A second attractive feature of evolved moral intuition that makes it attractive is that it actually embraces religion, or at least predicts its emergence. If moral behavior has survival value, then beliefs that enforce moral behavior also have survival value, and so we would expect those to evolve as well. Surprisingly perhaps, the answer to the question: "is morality possible without God?" turns out to be "no", but not because God is a prerequisite for morality, but rather a necessary consequence of the mechanism by which moral behavior is produced (at least in an environment that includes creatures with sufficiently large brains).

The third feature that makes evolved intuition attractive as a basis for morality is that it can account for behaviors that transcend the short-term needs of our bodies. We mostly think of evolutionary theory as applying to DNA, but evolutionary theory can be applied to any information-carrying entity that is capable of reproducing itself. In the case of humans, there are two different replicators in play: our DNA, and the thoughts and ideas resident in our brains (what Dawkins calls memes). These two replicators are symbionts. Ideas cannot (yet) reproduce without brains, and brains reproduce much better in the presence of ideas like agriculture and antibiotics. But sometimes the needs of these two replicators are in conflict. But a discussion of that will have to wait for a few more days.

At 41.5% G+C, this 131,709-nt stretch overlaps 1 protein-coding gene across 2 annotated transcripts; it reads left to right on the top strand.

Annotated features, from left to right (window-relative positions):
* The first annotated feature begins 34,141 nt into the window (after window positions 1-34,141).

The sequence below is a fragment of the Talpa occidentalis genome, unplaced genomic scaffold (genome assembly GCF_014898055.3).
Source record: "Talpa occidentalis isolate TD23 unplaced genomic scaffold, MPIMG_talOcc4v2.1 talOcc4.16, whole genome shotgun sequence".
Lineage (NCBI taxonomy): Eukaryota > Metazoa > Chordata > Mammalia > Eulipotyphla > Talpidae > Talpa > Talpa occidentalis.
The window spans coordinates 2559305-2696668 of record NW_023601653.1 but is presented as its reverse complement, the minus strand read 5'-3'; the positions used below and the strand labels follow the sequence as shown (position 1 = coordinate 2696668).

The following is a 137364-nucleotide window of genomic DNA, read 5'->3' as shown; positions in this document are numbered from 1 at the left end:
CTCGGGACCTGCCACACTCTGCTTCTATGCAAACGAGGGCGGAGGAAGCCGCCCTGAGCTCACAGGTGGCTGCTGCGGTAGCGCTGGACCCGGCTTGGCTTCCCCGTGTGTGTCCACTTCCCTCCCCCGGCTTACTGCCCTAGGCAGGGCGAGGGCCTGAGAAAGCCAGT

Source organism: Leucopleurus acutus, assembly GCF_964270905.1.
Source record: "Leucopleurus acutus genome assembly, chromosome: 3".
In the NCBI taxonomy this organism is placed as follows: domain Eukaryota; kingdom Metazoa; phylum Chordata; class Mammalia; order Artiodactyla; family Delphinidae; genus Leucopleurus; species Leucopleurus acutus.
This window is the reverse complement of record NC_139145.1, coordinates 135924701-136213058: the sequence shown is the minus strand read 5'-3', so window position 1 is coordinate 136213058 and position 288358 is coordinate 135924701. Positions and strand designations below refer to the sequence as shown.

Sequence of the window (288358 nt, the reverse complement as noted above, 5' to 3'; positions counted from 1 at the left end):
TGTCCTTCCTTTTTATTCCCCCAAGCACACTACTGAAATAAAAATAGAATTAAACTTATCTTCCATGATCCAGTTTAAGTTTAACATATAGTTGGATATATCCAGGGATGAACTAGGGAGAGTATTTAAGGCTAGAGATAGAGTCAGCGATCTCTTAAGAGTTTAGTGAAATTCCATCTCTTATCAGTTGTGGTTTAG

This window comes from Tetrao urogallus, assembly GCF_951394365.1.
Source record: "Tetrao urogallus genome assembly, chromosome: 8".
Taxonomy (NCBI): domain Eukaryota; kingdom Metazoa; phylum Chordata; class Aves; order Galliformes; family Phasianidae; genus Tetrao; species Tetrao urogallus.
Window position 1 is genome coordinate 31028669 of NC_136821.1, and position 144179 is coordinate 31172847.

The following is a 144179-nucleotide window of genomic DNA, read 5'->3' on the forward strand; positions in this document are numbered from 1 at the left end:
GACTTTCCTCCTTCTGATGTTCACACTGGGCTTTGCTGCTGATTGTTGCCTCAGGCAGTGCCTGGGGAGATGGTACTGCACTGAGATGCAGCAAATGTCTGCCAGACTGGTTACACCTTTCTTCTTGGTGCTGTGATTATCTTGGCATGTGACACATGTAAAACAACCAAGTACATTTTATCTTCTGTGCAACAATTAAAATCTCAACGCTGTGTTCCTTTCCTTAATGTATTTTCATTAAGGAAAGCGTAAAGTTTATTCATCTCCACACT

Tuesday, May 06, 2008

Scientific morality: the trailer

For those of you eagerly awaiting my post on Scientific morality, here's a sneak preview. Note that the slide show is four years old and things have evolved (no pun intended) since then, so be kind.

Sunday, May 04, 2008

A Critical Examination of Calvinism

I was starting to prepare some arguments against Calvanistic morality when I discovered that someone had already done it for me -- and even more fortuitously, that person is (or at least considers himself) a Christian. Just a heads-up in case wrf3 wants to respond :-) A post on Scientific morality is still in the works.

Friday, May 02, 2008


I was going to call this post "On the teleology of informatics" but that just came out sounding way too postmodernist. But I couldn't come up with anything better.

mar13 writes:

There are a wide spectrum of CP. Our David is one of the more servere case due to his brain damage from a skull fracture. ... Please pardon my morbid thought, (and trust me, this is way more painful for me to bring up than yours) but if human dignity is bound up in our information processing, then there is every little reason to keep David [in] existence, except for medical research purposes.